There are six transit projects currently under way in the small island state of Singapore, the two largest of which – the North East Line (NEL) and Changi Airport Line – involve tunnelling (Nov ’99,and Mar ’00).

The US$2.9bn North East MRT Line is 20km long with 16 stations (all underground) and a 27 ha. depot. The work has been let as 12 separate design+construct contracts and completion in 2002 will increase Singapore’s MRT network from 83km and 48 stations to 103km with 64 stations. A total of 11.5km is being bored by TBM, with 8.5km in cut+cover.

The US$500m Changi Airport Line is a 6km city centre-airport link which includes: 1km of cut+cover and 3.5km of tunnels (the longest drives in Singapore), which feed into a new showcase station at Changi Airport. Work began in mid-1998, with completion scheduled for the end of 2001.

Tunnelling in Singapore is mostly in soft soil but the geology comprises very mixed ground with sections of hard rock, including granite inclusions and boulders.

On the largest of the current projects, the NEL, 16 TBMs have been employed, all EPBMs except for two semi-mechanised open face machines which are being used on Contract 708. The EPBMs – two from Mitsubishi, two from Lovat; four from Hitachi Zosen; two from Herrenknecht; and four from IHI of Japan – are provided with air locks for face entry and continuous grouting systems to minimise settlement. The best advance rate so far has been from the Herrenknecht machine operated by Hyundai and Züblin on Contract 706, which has clocked up 126m/week.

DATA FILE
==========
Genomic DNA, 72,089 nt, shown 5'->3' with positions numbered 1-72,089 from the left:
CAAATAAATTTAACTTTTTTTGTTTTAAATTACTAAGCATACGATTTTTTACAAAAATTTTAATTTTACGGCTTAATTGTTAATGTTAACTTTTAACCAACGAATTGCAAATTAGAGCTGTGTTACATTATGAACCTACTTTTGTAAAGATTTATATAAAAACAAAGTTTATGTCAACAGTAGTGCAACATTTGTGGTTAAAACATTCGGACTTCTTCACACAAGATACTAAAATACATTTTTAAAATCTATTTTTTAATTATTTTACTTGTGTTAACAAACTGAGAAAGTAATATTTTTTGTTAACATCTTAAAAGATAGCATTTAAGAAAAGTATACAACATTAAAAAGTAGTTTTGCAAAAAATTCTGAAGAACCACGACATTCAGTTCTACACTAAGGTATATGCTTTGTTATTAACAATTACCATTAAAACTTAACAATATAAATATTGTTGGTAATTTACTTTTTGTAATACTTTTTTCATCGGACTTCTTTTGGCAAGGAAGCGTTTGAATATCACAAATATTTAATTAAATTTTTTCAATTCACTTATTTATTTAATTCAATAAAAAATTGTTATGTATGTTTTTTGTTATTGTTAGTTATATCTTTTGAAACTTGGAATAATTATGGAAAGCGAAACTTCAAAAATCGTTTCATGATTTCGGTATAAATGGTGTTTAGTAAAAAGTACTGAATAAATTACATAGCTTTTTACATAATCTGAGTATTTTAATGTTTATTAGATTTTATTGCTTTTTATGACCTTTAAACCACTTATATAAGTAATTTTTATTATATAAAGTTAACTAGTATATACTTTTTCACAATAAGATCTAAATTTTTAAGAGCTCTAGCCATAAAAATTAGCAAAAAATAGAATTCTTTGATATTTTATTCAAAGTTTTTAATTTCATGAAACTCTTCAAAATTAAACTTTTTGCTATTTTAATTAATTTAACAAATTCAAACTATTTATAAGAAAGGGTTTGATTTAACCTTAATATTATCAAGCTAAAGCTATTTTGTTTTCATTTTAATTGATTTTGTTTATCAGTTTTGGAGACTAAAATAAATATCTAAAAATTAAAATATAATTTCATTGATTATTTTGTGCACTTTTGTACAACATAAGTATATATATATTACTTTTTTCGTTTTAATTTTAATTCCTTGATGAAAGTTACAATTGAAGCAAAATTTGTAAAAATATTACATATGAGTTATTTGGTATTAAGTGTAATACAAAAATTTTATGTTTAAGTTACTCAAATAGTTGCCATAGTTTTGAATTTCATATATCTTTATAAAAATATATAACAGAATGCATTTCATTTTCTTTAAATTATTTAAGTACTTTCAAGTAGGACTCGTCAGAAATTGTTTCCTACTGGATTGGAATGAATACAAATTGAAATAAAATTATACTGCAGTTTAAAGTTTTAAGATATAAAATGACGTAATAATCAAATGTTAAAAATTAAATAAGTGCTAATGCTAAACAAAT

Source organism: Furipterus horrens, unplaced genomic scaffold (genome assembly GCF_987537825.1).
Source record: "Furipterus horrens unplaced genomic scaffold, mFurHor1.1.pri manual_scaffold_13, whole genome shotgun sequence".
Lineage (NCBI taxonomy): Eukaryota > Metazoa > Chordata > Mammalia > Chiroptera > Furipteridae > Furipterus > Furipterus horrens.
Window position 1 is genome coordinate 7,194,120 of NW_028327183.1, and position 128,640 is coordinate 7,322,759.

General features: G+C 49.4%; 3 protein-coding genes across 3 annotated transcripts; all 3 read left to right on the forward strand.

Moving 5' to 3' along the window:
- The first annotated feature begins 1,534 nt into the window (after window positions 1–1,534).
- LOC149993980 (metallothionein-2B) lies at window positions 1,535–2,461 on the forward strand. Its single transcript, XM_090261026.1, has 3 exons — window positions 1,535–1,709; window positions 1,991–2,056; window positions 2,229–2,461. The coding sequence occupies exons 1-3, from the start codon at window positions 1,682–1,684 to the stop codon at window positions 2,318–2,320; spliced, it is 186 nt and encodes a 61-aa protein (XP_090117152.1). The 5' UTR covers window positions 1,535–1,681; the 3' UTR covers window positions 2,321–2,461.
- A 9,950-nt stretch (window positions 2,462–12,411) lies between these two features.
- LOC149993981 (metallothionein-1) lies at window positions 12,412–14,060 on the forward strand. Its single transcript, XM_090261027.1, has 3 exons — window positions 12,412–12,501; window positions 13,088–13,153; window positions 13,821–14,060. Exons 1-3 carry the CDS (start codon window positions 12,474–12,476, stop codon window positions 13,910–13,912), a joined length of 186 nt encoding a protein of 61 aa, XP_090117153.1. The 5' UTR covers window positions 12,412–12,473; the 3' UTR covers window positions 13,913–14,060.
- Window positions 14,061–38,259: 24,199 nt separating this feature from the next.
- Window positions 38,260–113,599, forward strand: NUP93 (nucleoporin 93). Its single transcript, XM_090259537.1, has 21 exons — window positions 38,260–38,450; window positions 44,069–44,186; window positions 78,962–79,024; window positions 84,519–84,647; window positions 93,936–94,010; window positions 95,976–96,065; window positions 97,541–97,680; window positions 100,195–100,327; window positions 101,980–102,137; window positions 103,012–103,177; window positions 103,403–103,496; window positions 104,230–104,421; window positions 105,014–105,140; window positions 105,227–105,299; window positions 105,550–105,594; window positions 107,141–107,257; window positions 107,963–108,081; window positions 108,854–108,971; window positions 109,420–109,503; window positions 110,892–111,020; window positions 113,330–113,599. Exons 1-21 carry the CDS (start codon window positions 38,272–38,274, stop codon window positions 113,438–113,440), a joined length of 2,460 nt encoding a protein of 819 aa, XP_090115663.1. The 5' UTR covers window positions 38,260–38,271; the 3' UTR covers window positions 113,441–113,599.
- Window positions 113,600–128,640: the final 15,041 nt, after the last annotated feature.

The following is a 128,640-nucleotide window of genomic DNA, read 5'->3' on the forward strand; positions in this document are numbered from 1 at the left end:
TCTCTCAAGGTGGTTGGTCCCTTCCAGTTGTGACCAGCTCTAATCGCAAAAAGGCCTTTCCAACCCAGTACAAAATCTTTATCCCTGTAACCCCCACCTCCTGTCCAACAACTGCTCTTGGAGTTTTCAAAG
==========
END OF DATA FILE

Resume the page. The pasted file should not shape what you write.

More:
According to the LTA, the current projects in Singapore are pushing EPBM technology to its limits, largely due to the varied ground conditions encountered. These demanding strata have caused steep learning curves for all those involved. There is an average 800m between NEL stations and, according to the LTA, a contractor might expect to encounter three or four changes of ground over this distance.

As a result, EPBMs have been provided with discs as well as picks to excavate the hard ground. This is just as well, because on Contract 704, for example, 30m of unfissured granite was faced. In general, fissured material of 50-100MPa has been encountered, with boulders of 80MPa Another important factor is that the water table is around 1.5m deep over most of Singapore.

As the new line passes under urban areas, settlement is of grave concern, particularly for the city’s historic ‘shop houses’ – 50-year-old, 2-storey colonnaded structures which often have no foundations to speak of. To prevent unnecessary damage, 20mm maximum settlement in the soft marine clay was specified by the client, with usually only 5-10mm recorded. This is claimed to be far better than the performance under compressed air seen in the construction of the original MRT in 1980s.

Stations must provide flood protection before tunnels junction through. Machine skins will be left in the ground, tight up to the outside of the station end wall. The TBM will then be dismantled and taken back through the completed tunnel to allow earlier access for M&E contractors.

Precast concrete tunnel linings of 5.8m id are used throughout the NEL contracts, generally having five segments plus key, to form a ring 1.2m wide, or, in the case of two of the contracts, 1.5m. The contractor-designed precast concrete segments all have double gaskets: one EPDM; one hydrophilic. The extrados of each segment is epoxy coated to decrease permeability. Segments are cast in Malaysia by Hume Industries using moulds by CIFORM.